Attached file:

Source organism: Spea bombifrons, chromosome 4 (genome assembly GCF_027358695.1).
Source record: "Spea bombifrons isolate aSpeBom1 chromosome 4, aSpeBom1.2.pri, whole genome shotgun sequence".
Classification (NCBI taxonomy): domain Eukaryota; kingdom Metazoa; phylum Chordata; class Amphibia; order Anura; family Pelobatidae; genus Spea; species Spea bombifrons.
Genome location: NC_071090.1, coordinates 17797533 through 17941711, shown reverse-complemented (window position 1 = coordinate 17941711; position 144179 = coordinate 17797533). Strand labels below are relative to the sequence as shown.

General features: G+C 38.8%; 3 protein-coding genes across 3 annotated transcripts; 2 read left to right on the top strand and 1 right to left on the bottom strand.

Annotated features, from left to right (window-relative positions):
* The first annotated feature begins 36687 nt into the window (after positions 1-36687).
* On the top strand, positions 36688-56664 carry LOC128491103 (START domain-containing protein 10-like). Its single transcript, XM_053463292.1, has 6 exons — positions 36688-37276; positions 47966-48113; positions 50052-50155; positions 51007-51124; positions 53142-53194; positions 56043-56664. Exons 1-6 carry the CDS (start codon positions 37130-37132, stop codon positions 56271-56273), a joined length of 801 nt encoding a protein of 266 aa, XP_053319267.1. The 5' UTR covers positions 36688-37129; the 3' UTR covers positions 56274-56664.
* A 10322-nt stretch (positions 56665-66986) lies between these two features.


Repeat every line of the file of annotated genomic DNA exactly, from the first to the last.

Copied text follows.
Source organism: Spea bombifrons, chromosome 4 (genome assembly GCF_027358695.1).
Source record: "Spea bombifrons isolate aSpeBom1 chromosome 4, aSpeBom1.2.pri, whole genome shotgun sequence".
Classification (NCBI taxonomy): domain Eukaryota; kingdom Metazoa; phylum Chordata; class Amphibia; order Anura; family Pelobatidae; genus Spea; species Spea bombifrons.
Genome location: NC_071090.1, coordinates 17797533 through 17941711, shown reverse-complemented (window position 1 = coordinate 17941711; position 144179 = coordinate 17797533). Strand labels below are relative to the sequence as shown.

General features: G+C 38.8%; 3 protein-coding genes across 3 annotated transcripts; 2 read left to right on the top strand and 1 right to left on the bottom strand.

Annotated features, from left to right (window-relative positions):
* The first annotated feature begins 36687 nt into the window (after positions 1-36687).
* On the top strand, positions 36688-56664 carry LOC128491103 (START domain-containing protein 10-like). Its single transcript, XM_053463292.1, has 6 exons — positions 36688-37276; positions 47966-48113; positions 50052-50155; positions 51007-51124; positions 53142-53194; positions 56043-56664. Exons 1-6 carry the CDS (start codon positions 37130-37132, stop codon positions 56271-56273), a joined length of 801 nt encoding a protein of 266 aa, XP_053319267.1. The 5' UTR covers positions 36688-37129; the 3' UTR covers positions 56274-56664.
* A 10322-nt stretch (positions 56665-66986) lies between these two features.